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THE nearer we get to June 21, the louder the controversy about whether all major anti-Covid restrictions should be lifted. The Sage and independent Sage panels of experts have counselled against any such relaxation.
The statistics are not very promising. Infection and hospitalisation rates are rising once more in many parts of England, Scotland and — to a lesser extent — Wales. Vaccinations are being rolled out to ever-younger age groups in a race against further infection.
Unfortunately, the growing controversy surrounding June 21 is serving as a serious distraction from the proper considerations that must be made.
Setting arbitrary dates back in February on the road to “freedom day” was clearly yet another entry in the Johnson government’s catalogue of errors during this Covid emergency. It was never a rational decision to switch on an artificial light at the end of a tunnel, without having any clear idea where the end of that tunnel is located.
In doing so, the government buckled yet again to pressure from companies to reopen the whole economy to the more important business — for them — of profit-making. Again, public health considerations came a very poor second.
Thus we end up now in a welter of leaks and speculation about what the government will announce on one specific day in the future, rather than discussing and assessing what needs to happen today and tomorrow in the light of facts on the ground, including scientific advice.
Instead of reassuring millions of people worried about their jobs and their health, fixing a future “freedom day” has raised hopes that may soon have to be dashed.
The government can plead that June 21 was originally named as merely the earliest date on which restrictions might end. Cynics could reply that proclaiming that date — helpfully dubbed “freedom day” by the pro-Tory media — four months in advance beefed up the feel-good factor in good time for the May 6 elections.
However, there seems to be a significant exception to the profit-driven approach of the Tory government.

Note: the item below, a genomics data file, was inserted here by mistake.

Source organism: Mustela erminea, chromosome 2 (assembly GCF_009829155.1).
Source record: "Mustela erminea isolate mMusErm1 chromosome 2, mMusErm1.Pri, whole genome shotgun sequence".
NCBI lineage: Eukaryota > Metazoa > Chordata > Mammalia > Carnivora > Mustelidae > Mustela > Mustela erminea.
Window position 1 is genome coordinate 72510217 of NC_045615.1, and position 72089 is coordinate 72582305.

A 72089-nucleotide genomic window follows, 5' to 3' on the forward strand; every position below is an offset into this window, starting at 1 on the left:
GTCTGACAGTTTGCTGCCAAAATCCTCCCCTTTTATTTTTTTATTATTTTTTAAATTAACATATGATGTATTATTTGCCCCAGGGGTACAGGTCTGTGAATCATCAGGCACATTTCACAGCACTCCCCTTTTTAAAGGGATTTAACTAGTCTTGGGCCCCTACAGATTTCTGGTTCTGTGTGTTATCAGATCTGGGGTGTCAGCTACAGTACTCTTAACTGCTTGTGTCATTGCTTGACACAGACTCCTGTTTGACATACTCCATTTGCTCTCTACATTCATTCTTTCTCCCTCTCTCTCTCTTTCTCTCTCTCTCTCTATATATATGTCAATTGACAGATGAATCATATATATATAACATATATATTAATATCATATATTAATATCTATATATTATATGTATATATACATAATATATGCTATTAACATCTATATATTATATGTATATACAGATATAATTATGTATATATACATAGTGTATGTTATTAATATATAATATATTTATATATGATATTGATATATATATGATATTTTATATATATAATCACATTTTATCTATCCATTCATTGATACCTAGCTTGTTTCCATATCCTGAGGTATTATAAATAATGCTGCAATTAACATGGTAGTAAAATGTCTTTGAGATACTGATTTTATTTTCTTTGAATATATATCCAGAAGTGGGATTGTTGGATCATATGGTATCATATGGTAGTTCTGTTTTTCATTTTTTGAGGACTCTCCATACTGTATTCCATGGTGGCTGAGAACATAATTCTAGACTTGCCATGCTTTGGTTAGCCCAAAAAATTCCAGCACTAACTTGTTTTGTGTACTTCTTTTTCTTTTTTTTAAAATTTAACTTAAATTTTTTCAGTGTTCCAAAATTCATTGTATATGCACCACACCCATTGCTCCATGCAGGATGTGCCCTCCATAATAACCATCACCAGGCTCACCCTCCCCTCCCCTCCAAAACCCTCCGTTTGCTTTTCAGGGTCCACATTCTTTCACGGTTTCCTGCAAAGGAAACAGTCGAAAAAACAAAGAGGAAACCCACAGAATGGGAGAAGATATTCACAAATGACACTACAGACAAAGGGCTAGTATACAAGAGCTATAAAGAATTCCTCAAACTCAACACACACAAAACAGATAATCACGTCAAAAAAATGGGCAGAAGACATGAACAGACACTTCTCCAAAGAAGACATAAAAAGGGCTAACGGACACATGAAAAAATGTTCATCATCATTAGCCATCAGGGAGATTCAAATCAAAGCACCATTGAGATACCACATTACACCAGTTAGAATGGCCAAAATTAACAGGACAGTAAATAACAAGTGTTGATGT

In another desperate effort to appear to be taking the tough if belated decisions necessary to combat Covid, it has made sacrificial lambs of holidaymakers going abroad for some reasonably priced sun, sand and sangria. Airlines and airports have suffered accordingly.
Instead of operating bans on foreign travel in a timely and rational fashion, the government is playing a guerilla cat-and-mouse game. The “traffic light” system is an inconsistent shambles.
Tourists who travel to Portugal — and in the past to Spain — find that their destination has been changed from “green” status to “amber” after arriving there.
For a family of four, that can mean an extra £2,000 if they change their return flight to scramble back within days to beat the deadline; otherwise, staying for their full holiday could cost them an extra £900 in additional tests when they return and a loss of 10 days’ pay when they go into compulsory quarantine.
It’s been bonanza time for profiteering airline and testing companies.
Most of their victims are parents or retired workers spending their savings or hard-earned occupational pensions. At this rate, holidays abroad will become once again the prerogative mainly of the wealthy.
All the while the blame game played so expertly by the Tories last year continues.
They railed against supposed rule-breaking in parks and scenic spots during the first lockdown to distract attention from their failure to shut down non-essential work. At Christmas, they labelled the public irresponsible and selfish over predictable travel chaos at railway stations caused by their last-minute U-turn on whether people could see their families.
Now rising infections can be blamed on people who booked foreign holidays in full compliance with government guidelines. The left must not fall for this divisive nonsense. The government’s inconsistent, ever-changing and half-baked advice is responsible for the mess we’re in.
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